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    A brief oral history of that ‘Bread and Milk’ video

    When Elvis Presley performed at venues, fans would rush the stage to touch his hands or snag a scarf worn by the music legend. When comedian Vic DiBitetto takes the stage, his devout followers sometimes hand him loaves of white bread and milk.

    The strange phenomenon started back in 2013, after DiBitetto, who at the time was a part-time comedian and trash collector, posted a seemingly mundane, 30-second video of himself to YouTube that poked fun at people who freak out over winter storms, as they rush to the nearest grocery store to buy the bare essentials: bread and milk.

    “I gotta get the bread and milk,” DiBitetto repeats, over and over, in the video, as he scrambles from his house to his car with a worried look on his face, pretending to head to the supermarket before the first snowflake hits the ground.

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    By the end of the clip, DiBitetto, who is performing in Medford in March, is screaming as he backs out of his driveway. One would think, watching the video, that the apocalypse is near.

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    If you live in the New England region — or have access to the Internet, really — you’re probably familiar with DiBitetto’s viral sensation, one that he says set his career in motion and eventually landed him a role in a Kevin James film.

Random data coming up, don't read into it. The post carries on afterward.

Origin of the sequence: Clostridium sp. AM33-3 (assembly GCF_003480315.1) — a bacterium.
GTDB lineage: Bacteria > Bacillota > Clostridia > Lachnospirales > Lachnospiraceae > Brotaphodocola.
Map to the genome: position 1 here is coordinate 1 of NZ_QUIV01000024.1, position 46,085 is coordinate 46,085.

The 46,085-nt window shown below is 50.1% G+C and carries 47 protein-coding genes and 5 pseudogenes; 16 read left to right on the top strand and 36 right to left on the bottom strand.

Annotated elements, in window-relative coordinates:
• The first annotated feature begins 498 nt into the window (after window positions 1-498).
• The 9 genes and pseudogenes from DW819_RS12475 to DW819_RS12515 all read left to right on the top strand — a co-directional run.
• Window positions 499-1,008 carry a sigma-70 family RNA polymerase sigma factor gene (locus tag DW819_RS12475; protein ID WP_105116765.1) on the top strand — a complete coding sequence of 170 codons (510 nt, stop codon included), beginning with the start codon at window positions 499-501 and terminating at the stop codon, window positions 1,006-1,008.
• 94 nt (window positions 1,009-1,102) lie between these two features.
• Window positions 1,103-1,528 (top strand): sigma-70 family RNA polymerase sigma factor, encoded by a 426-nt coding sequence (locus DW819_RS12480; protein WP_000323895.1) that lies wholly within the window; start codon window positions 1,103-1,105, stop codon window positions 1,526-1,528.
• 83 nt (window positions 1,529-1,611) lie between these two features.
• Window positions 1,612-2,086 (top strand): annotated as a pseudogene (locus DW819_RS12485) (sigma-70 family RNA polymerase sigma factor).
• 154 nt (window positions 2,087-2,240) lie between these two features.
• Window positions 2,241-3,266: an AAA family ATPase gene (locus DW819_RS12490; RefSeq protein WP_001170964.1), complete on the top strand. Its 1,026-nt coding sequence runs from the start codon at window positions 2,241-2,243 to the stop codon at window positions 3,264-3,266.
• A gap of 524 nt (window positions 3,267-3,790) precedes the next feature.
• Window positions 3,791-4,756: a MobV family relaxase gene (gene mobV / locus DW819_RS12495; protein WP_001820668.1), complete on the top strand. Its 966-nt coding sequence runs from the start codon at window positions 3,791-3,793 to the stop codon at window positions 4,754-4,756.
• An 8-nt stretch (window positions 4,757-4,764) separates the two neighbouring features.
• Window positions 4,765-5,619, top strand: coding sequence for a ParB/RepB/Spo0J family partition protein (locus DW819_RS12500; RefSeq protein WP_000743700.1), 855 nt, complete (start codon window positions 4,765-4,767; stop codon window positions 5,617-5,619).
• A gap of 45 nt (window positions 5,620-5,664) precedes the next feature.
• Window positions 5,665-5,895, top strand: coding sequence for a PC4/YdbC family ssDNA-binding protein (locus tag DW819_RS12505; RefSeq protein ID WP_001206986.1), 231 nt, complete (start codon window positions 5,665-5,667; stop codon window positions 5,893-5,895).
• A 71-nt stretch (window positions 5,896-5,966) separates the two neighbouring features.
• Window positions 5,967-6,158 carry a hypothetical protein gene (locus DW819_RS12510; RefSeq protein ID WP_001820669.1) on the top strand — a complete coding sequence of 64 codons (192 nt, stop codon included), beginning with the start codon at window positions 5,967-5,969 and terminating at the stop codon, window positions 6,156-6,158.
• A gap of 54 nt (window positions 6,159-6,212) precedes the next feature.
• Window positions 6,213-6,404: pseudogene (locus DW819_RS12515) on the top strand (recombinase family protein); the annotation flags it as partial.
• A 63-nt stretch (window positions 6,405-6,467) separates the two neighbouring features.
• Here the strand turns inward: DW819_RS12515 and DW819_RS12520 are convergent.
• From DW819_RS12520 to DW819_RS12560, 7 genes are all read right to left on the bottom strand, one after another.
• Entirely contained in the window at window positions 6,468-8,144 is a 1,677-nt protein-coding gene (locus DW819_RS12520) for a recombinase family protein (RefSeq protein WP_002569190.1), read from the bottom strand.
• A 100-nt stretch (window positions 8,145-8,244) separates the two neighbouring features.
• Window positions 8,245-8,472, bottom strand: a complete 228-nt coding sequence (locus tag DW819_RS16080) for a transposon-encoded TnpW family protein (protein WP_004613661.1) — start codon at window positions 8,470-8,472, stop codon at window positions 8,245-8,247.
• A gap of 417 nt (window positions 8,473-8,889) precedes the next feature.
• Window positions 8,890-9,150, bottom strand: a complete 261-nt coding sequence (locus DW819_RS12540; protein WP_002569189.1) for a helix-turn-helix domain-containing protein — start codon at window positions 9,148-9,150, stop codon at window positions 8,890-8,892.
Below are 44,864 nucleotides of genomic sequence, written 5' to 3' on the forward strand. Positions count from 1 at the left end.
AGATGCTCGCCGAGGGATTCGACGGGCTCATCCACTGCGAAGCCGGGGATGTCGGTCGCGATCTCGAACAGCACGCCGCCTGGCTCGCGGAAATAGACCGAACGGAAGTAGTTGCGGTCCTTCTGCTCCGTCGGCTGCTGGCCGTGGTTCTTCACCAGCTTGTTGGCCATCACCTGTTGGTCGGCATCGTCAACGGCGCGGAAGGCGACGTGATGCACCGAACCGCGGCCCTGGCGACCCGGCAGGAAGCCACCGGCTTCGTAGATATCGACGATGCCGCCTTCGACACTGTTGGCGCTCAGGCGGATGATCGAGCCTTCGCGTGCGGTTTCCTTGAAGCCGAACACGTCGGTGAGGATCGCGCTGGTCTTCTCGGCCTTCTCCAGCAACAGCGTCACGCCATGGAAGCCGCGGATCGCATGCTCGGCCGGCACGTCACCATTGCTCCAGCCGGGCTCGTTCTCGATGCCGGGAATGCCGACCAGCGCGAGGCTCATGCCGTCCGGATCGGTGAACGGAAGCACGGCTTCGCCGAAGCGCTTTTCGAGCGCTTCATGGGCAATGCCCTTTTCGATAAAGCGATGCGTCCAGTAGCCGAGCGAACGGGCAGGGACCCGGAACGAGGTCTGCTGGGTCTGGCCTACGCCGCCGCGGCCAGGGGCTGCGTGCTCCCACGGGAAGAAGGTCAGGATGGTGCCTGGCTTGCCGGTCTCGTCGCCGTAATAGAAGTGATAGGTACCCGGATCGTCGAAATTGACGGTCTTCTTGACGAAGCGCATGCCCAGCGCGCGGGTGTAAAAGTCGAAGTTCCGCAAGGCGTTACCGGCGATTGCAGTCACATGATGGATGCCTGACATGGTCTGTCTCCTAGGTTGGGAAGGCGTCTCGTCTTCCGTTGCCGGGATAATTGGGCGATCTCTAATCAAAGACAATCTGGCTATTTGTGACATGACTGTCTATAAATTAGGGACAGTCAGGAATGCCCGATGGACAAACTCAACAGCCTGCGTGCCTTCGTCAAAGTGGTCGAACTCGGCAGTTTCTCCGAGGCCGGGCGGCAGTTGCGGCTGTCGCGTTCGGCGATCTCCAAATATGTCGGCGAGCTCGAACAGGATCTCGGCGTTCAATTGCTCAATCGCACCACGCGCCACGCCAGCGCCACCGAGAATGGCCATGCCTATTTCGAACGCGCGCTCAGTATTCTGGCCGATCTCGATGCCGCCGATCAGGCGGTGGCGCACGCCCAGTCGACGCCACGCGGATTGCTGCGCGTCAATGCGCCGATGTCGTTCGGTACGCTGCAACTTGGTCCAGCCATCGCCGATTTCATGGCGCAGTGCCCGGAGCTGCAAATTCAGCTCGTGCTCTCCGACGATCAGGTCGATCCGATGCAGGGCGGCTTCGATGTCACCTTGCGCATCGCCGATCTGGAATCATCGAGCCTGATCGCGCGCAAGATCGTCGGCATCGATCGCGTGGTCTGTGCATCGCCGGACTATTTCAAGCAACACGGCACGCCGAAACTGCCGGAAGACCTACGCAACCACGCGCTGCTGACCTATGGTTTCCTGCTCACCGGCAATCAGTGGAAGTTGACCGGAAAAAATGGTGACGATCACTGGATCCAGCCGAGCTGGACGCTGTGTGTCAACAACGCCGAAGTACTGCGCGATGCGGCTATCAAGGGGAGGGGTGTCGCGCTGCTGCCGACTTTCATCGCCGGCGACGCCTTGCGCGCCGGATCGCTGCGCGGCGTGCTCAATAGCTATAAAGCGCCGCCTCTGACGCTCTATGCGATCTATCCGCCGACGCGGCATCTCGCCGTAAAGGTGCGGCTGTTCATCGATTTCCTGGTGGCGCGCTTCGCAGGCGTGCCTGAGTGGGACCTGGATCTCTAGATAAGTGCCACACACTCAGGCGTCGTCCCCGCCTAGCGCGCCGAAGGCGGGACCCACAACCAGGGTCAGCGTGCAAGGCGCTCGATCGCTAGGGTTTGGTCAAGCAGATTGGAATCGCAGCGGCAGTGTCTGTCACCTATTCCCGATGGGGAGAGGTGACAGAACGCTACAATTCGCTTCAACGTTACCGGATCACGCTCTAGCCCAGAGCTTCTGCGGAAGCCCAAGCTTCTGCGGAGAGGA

As of Wednesday, it has been watched more than 16 million times. And every winter, especially when the news cycle is dominated by threats of severe snowstorms set to pummel the East Coast, the number of views continues to pile up faster than the snow itself.

    With the season’s first big storm expected to pack a punch Thursday, DiBitetto’s video is once again making the rounds, as it celebrates its fifth anniversary online.

    Given the video’s semi-cult status on the Internet — it’s become the official unofficial marker of a snowy winter — we asked the comedian to retell the history of how it all came to be, in his own words:

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    DiBitetto: I have been doing these videos — which I call “Vic’s Vignettes” — I’ve been doing them since 2010. I never went out or set out to get a viral video, and I never thought — that’s not why I do them. . . . A lot of people they didn’t know what happened before “Bread and Milk.” But “Bread and Milk” is the one that I got a lot of fans from, it literally put me on the map.

    The video came about when DiBitetto’s wife shooed him out the door one February day in 2013 and told him to go buy some takeout or pick up some food from the store. When he stepped outside, he saw a snowflake.

    DiBitetto: I opened the door and saw the snowflake and it just hit me. It was the first snowstorm, like, “Here we go, we’re going to see all the idiots now rushing to get the bread and milk.”

    The comedian whipped out his phone, and hit record, a reflexive move that he says blew up his career as a performer.

    DiBitetto: So I walk from the house to my car, looking at the sky, I’ve got the parka on, “I gotta get the bread and milk! I gotta get the bread and milk!” — that’s all I said, “I’ve got to get the bread and milk.”